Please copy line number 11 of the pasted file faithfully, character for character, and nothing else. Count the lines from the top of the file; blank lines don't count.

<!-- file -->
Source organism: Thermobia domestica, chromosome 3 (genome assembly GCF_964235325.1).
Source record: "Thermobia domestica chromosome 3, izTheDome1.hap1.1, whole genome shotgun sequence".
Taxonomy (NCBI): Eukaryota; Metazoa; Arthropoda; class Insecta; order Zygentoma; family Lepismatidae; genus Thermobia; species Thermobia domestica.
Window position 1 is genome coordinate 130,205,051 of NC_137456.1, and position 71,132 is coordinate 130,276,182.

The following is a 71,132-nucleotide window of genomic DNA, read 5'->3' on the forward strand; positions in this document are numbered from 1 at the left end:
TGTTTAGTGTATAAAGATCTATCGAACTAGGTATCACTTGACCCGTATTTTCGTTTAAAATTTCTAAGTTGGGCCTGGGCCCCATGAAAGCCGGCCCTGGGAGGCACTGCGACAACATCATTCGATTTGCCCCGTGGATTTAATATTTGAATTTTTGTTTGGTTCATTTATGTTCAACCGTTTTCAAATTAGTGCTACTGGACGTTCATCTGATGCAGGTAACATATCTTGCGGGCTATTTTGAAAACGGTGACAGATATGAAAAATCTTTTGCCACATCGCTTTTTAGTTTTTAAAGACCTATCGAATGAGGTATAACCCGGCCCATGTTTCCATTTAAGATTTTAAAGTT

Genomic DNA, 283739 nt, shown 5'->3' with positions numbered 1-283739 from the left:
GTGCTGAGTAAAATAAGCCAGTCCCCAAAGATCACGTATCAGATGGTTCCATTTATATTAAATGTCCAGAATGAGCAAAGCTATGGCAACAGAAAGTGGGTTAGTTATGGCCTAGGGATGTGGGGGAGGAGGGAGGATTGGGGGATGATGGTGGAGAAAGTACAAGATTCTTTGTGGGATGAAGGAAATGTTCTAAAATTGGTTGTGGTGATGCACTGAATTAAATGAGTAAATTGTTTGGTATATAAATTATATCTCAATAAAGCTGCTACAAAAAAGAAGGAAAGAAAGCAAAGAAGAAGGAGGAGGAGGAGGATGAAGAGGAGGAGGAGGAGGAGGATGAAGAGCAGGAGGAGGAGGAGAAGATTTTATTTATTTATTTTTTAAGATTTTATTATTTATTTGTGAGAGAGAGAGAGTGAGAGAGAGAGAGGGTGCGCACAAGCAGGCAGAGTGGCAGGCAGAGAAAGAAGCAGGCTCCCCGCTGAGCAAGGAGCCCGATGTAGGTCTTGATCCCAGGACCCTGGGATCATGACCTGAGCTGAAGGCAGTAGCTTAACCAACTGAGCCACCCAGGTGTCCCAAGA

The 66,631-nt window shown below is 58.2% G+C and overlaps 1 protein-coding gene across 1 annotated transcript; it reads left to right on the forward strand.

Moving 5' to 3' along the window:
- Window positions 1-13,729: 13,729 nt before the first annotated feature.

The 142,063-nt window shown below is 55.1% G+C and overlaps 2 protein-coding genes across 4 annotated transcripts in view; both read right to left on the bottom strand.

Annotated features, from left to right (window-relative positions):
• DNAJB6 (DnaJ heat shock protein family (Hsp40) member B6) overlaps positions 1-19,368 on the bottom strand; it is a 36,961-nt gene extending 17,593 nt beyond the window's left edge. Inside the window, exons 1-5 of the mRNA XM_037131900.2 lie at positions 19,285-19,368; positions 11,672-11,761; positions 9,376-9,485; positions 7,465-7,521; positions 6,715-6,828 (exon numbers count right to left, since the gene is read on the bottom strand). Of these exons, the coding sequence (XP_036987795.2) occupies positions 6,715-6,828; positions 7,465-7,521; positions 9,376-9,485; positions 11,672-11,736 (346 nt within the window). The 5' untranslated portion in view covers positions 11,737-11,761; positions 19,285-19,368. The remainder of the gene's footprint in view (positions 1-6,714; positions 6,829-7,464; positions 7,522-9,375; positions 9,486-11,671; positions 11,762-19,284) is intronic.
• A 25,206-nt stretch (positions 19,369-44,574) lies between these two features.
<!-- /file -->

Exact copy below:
- Window positions 1-13,729: 13,729 nt before the first annotated feature.